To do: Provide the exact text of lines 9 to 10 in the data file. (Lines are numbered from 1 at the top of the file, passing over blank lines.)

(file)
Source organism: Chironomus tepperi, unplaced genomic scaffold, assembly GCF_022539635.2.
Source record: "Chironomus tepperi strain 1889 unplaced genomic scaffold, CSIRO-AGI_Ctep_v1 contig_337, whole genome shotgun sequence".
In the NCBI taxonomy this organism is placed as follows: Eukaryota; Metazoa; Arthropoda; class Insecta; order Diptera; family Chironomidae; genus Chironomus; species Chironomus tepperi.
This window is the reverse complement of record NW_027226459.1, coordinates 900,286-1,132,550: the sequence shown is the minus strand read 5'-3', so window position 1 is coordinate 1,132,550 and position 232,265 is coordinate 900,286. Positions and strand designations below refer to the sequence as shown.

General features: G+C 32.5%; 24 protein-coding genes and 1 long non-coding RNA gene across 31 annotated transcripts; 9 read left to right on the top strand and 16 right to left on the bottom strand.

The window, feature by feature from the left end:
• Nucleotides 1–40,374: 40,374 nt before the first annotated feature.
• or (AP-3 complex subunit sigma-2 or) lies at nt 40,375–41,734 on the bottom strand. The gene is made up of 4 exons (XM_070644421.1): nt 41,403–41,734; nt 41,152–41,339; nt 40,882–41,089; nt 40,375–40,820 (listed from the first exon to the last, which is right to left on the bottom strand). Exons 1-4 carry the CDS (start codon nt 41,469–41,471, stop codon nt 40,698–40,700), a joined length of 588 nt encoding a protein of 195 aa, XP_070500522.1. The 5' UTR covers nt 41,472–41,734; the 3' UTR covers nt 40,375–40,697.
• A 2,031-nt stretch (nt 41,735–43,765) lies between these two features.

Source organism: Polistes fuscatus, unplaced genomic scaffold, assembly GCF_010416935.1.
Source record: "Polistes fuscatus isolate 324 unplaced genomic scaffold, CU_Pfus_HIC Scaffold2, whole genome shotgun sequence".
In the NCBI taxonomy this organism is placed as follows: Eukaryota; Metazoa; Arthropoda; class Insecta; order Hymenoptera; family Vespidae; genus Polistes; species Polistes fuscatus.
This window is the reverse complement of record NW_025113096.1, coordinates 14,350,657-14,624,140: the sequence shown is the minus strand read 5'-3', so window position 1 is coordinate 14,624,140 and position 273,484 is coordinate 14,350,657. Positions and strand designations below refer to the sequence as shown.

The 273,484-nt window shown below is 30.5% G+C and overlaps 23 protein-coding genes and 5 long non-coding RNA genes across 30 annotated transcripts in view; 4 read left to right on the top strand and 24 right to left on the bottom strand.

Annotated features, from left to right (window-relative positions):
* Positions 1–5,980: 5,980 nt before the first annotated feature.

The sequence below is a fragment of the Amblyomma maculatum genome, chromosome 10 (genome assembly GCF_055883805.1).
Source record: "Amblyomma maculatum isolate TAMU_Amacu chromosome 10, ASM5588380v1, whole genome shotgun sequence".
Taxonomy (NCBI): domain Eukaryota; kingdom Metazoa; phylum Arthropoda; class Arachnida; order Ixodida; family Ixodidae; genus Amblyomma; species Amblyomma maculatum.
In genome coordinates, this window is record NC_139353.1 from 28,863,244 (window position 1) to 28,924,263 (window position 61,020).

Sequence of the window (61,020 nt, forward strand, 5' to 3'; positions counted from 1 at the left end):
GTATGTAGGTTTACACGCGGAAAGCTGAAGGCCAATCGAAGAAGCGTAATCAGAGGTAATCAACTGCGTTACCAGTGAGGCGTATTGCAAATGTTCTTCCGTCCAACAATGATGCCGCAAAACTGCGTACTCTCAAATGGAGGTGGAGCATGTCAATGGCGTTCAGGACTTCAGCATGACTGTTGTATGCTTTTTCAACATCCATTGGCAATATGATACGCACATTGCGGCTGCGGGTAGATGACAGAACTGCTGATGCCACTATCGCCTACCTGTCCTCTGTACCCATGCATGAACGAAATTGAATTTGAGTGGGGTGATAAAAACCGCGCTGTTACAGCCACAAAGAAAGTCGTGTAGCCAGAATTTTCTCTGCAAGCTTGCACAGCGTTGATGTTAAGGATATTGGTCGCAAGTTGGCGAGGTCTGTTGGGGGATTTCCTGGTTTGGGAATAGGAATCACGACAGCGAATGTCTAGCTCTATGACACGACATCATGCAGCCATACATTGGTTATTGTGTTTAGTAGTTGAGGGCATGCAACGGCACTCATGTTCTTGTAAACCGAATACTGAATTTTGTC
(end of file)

• A 2,031-nt stretch (nt 41,735–43,765) lies between these two features.

Source organism: Polistes fuscatus, unplaced genomic scaffold, assembly GCF_010416935.1.